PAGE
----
Share incentive plans ― an overview

Produced by Tolley
Share incentive plans ― an overview

The following Employment Tax guidance note Produced by Tolley provides comprehensive and up to date tax information covering:

  • Share incentive plans ― an overview
  • Introduction
  • Legislation
  • SIP trusts
  • Notifying HMRC
  • HMRC powers and penalties
  • Annual reporting
  • Eligibility
  • Similar terms
  • Scheme shares
  • More...

Introduction

Share Incentive Plans (SIPs), originally known as ‘All Employee Share Ownership Plans’, were introduced at the same time as EMI. Since their introduction, the underlying rules and conditions have remained broadly the same, although in recent years various recommendations made by the Office of Tax Simplification (OTS) have led to the removal of some unnecessary anomalies between SIPs and other tax-advantaged share schemes. Also, an SIP was originally one of the three types of tax-advantaged share scheme that required HMRC approval (the others being CSOPs and SAYE option schemes). From 2014/15 onwards the requirement for HMRC approval has been replaced with a system of self-certification. Existing approved schemes had to re-register with HMRC and self-certify to retain the tax advantages of the SIP uninterrupted.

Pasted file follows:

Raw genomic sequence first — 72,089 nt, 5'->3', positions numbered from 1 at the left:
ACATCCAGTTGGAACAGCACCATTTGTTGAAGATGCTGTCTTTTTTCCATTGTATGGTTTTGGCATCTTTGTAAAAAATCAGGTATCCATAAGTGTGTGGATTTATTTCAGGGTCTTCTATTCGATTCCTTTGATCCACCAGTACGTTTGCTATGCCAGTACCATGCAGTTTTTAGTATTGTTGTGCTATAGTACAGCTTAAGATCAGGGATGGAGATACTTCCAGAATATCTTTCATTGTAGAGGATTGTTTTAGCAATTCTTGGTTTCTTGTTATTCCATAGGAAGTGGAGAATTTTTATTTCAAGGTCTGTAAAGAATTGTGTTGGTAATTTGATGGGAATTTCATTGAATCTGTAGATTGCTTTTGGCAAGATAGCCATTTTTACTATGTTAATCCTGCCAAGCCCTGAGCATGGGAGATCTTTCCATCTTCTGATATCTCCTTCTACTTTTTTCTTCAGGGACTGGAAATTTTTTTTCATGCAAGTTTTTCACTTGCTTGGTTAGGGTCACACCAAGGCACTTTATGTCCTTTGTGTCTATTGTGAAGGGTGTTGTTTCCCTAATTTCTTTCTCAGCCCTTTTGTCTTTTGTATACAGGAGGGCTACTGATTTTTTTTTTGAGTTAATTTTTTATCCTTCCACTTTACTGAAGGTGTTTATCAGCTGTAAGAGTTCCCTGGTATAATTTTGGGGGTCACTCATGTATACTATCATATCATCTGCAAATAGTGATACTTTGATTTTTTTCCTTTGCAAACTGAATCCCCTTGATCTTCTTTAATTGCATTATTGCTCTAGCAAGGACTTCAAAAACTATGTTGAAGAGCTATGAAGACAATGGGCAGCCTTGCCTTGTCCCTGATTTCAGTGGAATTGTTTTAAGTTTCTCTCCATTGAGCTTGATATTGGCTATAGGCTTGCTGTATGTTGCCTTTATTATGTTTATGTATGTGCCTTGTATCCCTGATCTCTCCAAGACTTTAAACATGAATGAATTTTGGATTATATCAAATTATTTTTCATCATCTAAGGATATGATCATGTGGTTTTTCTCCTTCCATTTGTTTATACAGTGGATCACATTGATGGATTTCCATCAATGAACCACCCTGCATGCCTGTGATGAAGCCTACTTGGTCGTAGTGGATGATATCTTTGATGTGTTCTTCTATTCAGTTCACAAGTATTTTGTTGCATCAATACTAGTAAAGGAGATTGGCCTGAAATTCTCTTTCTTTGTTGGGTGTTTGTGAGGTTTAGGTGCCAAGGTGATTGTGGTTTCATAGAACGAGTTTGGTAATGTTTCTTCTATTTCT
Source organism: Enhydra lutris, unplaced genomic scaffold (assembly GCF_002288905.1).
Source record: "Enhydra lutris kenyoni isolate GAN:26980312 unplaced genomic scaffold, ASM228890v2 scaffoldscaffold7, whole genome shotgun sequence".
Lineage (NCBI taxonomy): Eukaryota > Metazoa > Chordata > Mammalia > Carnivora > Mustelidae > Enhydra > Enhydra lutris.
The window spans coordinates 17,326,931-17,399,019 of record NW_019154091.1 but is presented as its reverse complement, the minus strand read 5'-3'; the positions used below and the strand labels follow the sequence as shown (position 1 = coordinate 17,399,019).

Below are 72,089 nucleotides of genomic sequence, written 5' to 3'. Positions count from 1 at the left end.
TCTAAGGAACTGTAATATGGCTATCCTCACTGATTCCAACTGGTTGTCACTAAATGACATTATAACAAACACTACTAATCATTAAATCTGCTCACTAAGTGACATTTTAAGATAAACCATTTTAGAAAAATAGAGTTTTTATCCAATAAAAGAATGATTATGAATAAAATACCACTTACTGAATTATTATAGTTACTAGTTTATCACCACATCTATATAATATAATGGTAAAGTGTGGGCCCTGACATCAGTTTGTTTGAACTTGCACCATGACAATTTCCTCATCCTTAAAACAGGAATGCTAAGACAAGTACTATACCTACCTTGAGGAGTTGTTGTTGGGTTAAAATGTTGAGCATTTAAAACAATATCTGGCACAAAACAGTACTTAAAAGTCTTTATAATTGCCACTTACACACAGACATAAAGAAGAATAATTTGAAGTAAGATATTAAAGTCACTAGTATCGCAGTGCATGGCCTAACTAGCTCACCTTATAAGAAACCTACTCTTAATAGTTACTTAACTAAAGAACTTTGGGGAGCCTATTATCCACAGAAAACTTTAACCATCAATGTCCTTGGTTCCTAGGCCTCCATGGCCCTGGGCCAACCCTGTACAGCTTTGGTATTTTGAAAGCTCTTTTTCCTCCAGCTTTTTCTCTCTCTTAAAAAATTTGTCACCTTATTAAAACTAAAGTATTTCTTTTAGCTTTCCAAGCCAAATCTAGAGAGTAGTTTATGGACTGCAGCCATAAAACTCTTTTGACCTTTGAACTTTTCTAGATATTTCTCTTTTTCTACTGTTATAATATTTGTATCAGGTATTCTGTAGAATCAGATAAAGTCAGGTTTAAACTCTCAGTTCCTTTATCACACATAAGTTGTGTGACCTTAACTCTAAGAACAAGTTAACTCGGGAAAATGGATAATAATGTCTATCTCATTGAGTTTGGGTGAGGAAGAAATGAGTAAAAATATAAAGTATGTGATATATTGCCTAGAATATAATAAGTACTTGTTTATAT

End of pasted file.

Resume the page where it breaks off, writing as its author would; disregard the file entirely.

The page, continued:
Due to the need to use a separate trust, the relative complexity of the arrangements and administration, as well as the requirement broadly to offer similar share rights to all employees, SIPs have almost exclusively been utilised by large, publicly quoted companies.

Legislation

The SIP legislation is contained in ITEPA 2003, ss 488–515 and Sch 2. Further provisions are included in ITTOIA 2005, ss 382, 384–385, 392–396, 402–408 and 770.

HMRC has a section of its Employee Tax Advantaged Share Schemes User Manual dedicated to the subject which can be found at ETASSUM20000 onwards.

SIP trusts

The trust must be constituted under UK law and all trustees must be resident in the UK. In addition, there is a legislative requirement that the trust instrument does not contain any terms that are neither essential nor reasonably incidental to compliance with legislation.

As a result, a separate trust is usually needed to operate these plans. This is a drawback, since many companies may have existing employee benefit or employee share trusts they could easily utilise for this purpose but are not permitted to.

Notifying HMRC

Before introducing an SIP scheme it was, up to and including 2013/14, necessary to get HMRC approval to the terms of the plan and also

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